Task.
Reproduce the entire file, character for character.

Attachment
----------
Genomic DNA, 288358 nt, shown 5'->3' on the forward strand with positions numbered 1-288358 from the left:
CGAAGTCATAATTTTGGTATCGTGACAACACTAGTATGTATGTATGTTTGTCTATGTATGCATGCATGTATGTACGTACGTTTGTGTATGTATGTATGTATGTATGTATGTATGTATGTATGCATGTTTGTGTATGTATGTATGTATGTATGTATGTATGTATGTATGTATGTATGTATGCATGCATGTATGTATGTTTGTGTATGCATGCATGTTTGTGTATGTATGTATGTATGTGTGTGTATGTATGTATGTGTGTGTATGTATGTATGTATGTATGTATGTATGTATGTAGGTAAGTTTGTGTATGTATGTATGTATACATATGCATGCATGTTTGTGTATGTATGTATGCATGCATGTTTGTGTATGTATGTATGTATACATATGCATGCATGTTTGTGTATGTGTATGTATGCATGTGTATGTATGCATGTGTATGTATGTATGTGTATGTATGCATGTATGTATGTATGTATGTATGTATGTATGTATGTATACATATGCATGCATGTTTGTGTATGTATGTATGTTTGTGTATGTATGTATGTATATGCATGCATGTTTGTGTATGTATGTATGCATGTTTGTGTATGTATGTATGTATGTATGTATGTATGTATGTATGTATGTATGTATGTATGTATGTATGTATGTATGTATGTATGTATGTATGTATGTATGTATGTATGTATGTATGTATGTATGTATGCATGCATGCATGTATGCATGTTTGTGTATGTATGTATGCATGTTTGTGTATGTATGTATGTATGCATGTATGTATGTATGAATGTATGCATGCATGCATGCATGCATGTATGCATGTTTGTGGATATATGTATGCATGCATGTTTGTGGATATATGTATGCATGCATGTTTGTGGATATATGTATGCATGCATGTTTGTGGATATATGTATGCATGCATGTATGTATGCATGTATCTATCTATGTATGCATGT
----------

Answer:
Genomic DNA, 288358 nt, shown 5'->3' on the forward strand with positions numbered 1-288358 from the left:
CGAAGTCATAATTTTGGTATCGTGACAACACTAGTATGTATGTATGTTTGTCTATGTATGCATGCATGTATGTACGTACGTTTGTGTATGTATGTATGTATGTATGTATGTATGTATGTATGCATGTTTGTGTATGTATGTATGTATGTATGTATGTATGTATGTATGTATGTATGTATGCATGCATGTATGTATGTTTGTGTATGCATGCATGTTTGTGTATGTATGTATGTATGTGTGTGTATGTATGTATGTGTGTGTATGTATGTATGTATGTATGTATGTATGTATGTAGGTAAGTTTGTGTATGTATGTATGTATACATATGCATGCATGTTTGTGTATGTATGTATGCATGCATGTTTGTGTATGTATGTATGTATACATATGCATGCATGTTTGTGTATGTGTATGTATGCATGTGTATGTATGCATGTGTATGTATGTATGTGTATGTATGCATGTATGTATGTATGTATGTATGTATGTATGTATGTATACATATGCATGCATGTTTGTGTATGTATGTATGTTTGTGTATGTATGTATGTATATGCATGCATGTTTGTGTATGTATGTATGCATGTTTGTGTATGTATGTATGTATGTATGTATGTATGTATGTATGTATGTATGTATGTATGTATGTATGTATGTATGTATGTATGTATGTATGTATGTATGTATGTATGTATGTATGTATGTATGTATGCATGCATGCATGTATGCATGTTTGTGTATGTATGTATGCATGTTTGTGTATGTATGTATGTATGCATGTATGTATGTATGAATGTATGCATGCATGCATGCATGCATGTATGCATGTTTGTGGATATATGTATGCATGCATGTTTGTGGATATATGTATGCATGCATGTTTGTGGATATATGTATGCATGCATGTTTGTGGATATATGTATGCATGCATGTATGTATGCATGTATCTATCTATGTATGCATGT